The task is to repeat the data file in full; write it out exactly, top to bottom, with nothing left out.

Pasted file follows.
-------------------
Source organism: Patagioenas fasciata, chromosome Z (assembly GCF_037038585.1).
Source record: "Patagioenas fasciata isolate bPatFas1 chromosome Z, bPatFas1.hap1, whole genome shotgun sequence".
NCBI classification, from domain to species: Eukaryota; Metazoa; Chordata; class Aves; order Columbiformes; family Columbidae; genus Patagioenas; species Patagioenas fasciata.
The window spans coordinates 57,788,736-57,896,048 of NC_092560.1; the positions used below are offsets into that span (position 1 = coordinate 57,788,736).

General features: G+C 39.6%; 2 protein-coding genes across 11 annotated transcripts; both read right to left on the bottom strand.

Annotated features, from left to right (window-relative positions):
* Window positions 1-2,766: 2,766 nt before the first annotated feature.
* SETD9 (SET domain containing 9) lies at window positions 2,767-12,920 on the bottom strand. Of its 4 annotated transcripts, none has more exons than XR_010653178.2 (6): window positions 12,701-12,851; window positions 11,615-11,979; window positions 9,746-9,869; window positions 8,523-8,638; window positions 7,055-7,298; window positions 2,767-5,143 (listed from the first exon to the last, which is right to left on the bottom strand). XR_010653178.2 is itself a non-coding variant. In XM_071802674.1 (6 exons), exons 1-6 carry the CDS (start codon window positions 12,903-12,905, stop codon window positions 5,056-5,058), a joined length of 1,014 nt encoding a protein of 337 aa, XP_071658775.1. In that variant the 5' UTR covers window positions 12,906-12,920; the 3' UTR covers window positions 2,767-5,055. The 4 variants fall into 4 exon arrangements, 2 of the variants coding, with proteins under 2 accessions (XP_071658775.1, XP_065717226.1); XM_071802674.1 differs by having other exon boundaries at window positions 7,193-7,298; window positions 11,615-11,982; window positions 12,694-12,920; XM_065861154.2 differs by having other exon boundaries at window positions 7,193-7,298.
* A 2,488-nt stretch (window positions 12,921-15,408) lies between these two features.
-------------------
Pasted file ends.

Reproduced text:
Source organism: Patagioenas fasciata, chromosome Z (assembly GCF_037038585.1).
Source record: "Patagioenas fasciata isolate bPatFas1 chromosome Z, bPatFas1.hap1, whole genome shotgun sequence".
NCBI classification, from domain to species: Eukaryota; Metazoa; Chordata; class Aves; order Columbiformes; family Columbidae; genus Patagioenas; species Patagioenas fasciata.
The window spans coordinates 57,788,736-57,896,048 of NC_092560.1; the positions used below are offsets into that span (position 1 = coordinate 57,788,736).

General features: G+C 39.6%; 2 protein-coding genes across 11 annotated transcripts; both read right to left on the bottom strand.

Annotated features, from left to right (window-relative positions):
* Window positions 1-2,766: 2,766 nt before the first annotated feature.
* SETD9 (SET domain containing 9) lies at window positions 2,767-12,920 on the bottom strand. Of its 4 annotated transcripts, none has more exons than XR_010653178.2 (6): window positions 12,701-12,851; window positions 11,615-11,979; window positions 9,746-9,869; window positions 8,523-8,638; window positions 7,055-7,298; window positions 2,767-5,143 (listed from the first exon to the last, which is right to left on the bottom strand). XR_010653178.2 is itself a non-coding variant. In XM_071802674.1 (6 exons), exons 1-6 carry the CDS (start codon window positions 12,903-12,905, stop codon window positions 5,056-5,058), a joined length of 1,014 nt encoding a protein of 337 aa, XP_071658775.1. In that variant the 5' UTR covers window positions 12,906-12,920; the 3' UTR covers window positions 2,767-5,055. The 4 variants fall into 4 exon arrangements, 2 of the variants coding, with proteins under 2 accessions (XP_071658775.1, XP_065717226.1); XM_071802674.1 differs by having other exon boundaries at window positions 7,193-7,298; window positions 11,615-11,982; window positions 12,694-12,920; XM_065861154.2 differs by having other exon boundaries at window positions 7,193-7,298.
* A 2,488-nt stretch (window positions 12,921-15,408) lies between these two features.